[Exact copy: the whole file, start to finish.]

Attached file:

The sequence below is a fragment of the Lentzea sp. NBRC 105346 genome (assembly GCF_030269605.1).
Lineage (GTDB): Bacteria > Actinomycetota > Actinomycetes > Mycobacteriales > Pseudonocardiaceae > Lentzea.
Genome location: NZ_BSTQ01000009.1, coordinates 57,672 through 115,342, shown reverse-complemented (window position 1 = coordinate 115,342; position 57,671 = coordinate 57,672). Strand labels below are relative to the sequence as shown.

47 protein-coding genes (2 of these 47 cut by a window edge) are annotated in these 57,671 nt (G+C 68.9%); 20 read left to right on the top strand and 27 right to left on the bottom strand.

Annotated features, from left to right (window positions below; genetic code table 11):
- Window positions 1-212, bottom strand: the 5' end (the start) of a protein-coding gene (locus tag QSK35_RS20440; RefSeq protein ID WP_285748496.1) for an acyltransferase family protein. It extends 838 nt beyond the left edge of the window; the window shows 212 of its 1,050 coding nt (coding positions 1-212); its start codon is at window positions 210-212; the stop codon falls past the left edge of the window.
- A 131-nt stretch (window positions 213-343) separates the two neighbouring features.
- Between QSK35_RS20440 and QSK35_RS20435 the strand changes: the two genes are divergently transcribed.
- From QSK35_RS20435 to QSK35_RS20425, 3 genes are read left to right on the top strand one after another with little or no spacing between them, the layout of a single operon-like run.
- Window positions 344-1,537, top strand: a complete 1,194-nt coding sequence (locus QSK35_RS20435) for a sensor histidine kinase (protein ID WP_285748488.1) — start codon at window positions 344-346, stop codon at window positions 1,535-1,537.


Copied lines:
The sequence below is a fragment of the Lentzea sp. NBRC 105346 genome (assembly GCF_030269605.1).
Lineage (GTDB): Bacteria > Actinomycetota > Actinomycetes > Mycobacteriales > Pseudonocardiaceae > Lentzea.
Genome location: NZ_BSTQ01000009.1, coordinates 57,672 through 115,342, shown reverse-complemented (window position 1 = coordinate 115,342; position 57,671 = coordinate 57,672). Strand labels below are relative to the sequence as shown.

47 protein-coding genes (2 of these 47 cut by a window edge) are annotated in these 57,671 nt (G+C 68.9%); 20 read left to right on the top strand and 27 right to left on the bottom strand.

Annotated features, from left to right (window positions below; genetic code table 11):
- Window positions 1-212, bottom strand: the 5' end (the start) of a protein-coding gene (locus tag QSK35_RS20440; RefSeq protein ID WP_285748496.1) for an acyltransferase family protein. It extends 838 nt beyond the left edge of the window; the window shows 212 of its 1,050 coding nt (coding positions 1-212); its start codon is at window positions 210-212; the stop codon falls past the left edge of the window.
- A 131-nt stretch (window positions 213-343) separates the two neighbouring features.
- Between QSK35_RS20440 and QSK35_RS20435 the strand changes: the two genes are divergently transcribed.
- From QSK35_RS20435 to QSK35_RS20425, 3 genes are read left to right on the top strand one after another with little or no spacing between them, the layout of a single operon-like run.
- Window positions 344-1,537, top strand: a complete 1,194-nt coding sequence (locus QSK35_RS20435) for a sensor histidine kinase (protein ID WP_285748488.1) — start codon at window positions 344-346, stop codon at window positions 1,535-1,537.